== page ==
As we have shared previously, the ability to maintain the Higher Christian Life is found the same way it was originally obtained: by faith. We have come to understand that, in the same way the confession of our sins leads to instant forgiveness, it also leads, according to 1 John 1:9, to our instant and immediate cleansing “from all unrighteousness.” And for this promise to become a living reality in you, it must be believed by faith. Unfortunately, many believe this truth only until they wake up the next morning feeling something less than they did the night before. Then, they surrendered their life to the Lord, confessed their sins, received forgiveness and spiritual renewal, and in the early morning hours of the next day, all of that seems like a distant memory. In effect, they are saying to God, “Hey, I know You’re powerful and able to do what You promised, but I’m not sure You’re willing. I mean, I know You can, I just don’t think You will. At least not for me.”
And this is where the war with doubt is lost. We impune the character of God by viewing Him as someone who is miserly with what He has promised to give His children abundantly. Or maybe He shows favoritism, like an abusive, narcissistic father, who loves some of His children more than others. But why would we assume such hurtful things about our Lord?
When our emotional feelings begin to fade, and often they will, we are torn between believing what He promises in His Word or what we are feeling at the moment. Which one is true? What happens when my faith falters and I now believe what I see and feel and touch, and not what I know to be true? When the peace, the serenity, the assurance God has accepted my offer of myself to Him (Rom. 12:1) begins to fade, what am I to do? Was it supposed to be permanent? Or was it designed to be fleeting, like the early morning dew? Is there something I did or didn’t do to make it fade away? Is this what the Higher Christian Life is really like, up and down, forward and backward, close to Him one day and distant cousins the next? Is that all there is to the abundant life He promised? Or is there something I’m missing?
Rest assured, the experience of the Higher Christian Life can be permanent. It should be permanent. It is expected and designed to be permanent. But often we are clueless as to how to maintain our intimacy, passion, and fervency with Him. So let’s look briefly (we will develop these in greater detail over the next few days), at three simple truths that are vital in helping you experience the permanent, residing joy of learning how to abide in Him (John 15:4) as we maintain the Higher Christian Life.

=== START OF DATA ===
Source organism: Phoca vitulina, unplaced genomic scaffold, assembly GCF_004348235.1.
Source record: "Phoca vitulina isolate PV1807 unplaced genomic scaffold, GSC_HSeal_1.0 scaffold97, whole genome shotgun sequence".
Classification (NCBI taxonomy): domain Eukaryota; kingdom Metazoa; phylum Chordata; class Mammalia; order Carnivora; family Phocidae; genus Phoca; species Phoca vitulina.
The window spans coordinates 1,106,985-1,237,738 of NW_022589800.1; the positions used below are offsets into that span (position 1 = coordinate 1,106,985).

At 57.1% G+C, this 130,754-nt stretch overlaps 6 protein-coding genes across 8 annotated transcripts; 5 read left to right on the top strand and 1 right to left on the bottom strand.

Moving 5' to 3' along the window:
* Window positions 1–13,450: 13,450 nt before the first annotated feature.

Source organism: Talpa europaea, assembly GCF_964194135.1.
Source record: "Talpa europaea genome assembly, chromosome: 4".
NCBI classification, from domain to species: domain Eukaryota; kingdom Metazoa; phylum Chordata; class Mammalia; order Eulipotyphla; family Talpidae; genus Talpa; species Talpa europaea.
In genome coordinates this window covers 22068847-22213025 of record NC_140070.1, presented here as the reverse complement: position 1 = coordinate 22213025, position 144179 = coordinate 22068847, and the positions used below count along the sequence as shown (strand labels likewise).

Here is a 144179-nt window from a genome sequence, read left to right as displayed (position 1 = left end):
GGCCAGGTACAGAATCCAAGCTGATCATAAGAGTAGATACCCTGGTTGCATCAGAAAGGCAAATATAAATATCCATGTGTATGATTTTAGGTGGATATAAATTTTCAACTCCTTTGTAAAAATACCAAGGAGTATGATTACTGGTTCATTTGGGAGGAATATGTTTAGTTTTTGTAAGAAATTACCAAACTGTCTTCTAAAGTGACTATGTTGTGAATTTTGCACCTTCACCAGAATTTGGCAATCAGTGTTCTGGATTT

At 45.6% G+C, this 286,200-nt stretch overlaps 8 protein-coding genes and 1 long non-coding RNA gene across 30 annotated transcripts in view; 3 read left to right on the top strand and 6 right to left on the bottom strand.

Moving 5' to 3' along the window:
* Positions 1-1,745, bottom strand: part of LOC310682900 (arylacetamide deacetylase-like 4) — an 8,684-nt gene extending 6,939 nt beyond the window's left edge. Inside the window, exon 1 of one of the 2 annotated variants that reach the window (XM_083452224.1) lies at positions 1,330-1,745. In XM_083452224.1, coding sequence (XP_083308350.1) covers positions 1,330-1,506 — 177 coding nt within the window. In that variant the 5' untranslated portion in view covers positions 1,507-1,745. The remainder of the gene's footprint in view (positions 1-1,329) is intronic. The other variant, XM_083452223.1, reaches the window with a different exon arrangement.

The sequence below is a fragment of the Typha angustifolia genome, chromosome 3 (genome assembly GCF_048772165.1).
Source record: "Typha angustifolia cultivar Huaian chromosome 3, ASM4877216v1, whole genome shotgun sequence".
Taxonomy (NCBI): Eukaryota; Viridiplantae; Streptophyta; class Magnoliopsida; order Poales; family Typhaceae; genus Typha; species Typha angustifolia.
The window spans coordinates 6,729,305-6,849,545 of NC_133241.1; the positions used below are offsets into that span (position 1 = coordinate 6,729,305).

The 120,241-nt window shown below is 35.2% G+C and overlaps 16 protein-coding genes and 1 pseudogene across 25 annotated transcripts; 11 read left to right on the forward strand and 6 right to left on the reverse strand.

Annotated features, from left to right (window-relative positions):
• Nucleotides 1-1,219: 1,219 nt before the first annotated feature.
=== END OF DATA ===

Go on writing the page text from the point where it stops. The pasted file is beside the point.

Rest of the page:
I Know He is Able, But is He Also Willing?
When we claim God is able to “keep you from stumbling and present you faultless before the presence of His glory with exceeding joy” (Jude 24), and then add the disclaimer, “Uh, but I just don’t think He will,” we are displaying the very opposite of abiding faith. In fact, we are blaming God for our failures and disappointments and calling Him a liar. That’s right, He promised and didn’t deliver. That makes Him a liar. Or, maybe He kept His promise to others, but just not to me. Again, that makes Him a liar. And that places us on shaky ground with the Lord.
So as a foreshadow of what is to come later this week, let me quickly share with you three truths you must believe to experience the continued blessings of the Higher Christian Life. And these truths speak to the character and trustworthiness of God. Again, our faith must be centered in His promises and ability to complete the good work He has started in each of us (Phil. 1:6), and that He won’t rest until we are “complete in Him” (Col. 2:10).
One, you must believe God is able (He possesses the power and ability) to keep you from falling or faltering in your life of holiness. You must settle it in your mind, once and for all, that “with God nothing will be impossible” (Luke 1:37). And this is especially true of Him being able to “keep you from stumbling” (Jude 24). Yes, even you.
Two, you must remove from your mind all doubt and fear that He is not willing to keep you from stumbling. Of course, He is willing. That’s what a good God does. He will not command you to “be holy, for I am holy” (1 Peter 1:16), and then give you no means to obey His command.
And three, you must learn to commit yourself, in total dependence, to the Lord for safekeeping. It is His job to “present you faultless before the presence of His glory with exceeding joy” (Jude 24), and not yours. His job. And He is not only willing to bring you across the finish line, but He is also able to carry you across the line if necessary. So we must learn to trust Him to finish what He began in us, for His glory, no matter how we feel at the moment. Remember, whatever the need, He can. And even better than that, He will.
Today, think on these three statements about the character of God, and we will begin to unpack them in detail tomorrow.
Until He Comes,
The following message is about addressing the statement, “I Know God Can, But is He willing?”
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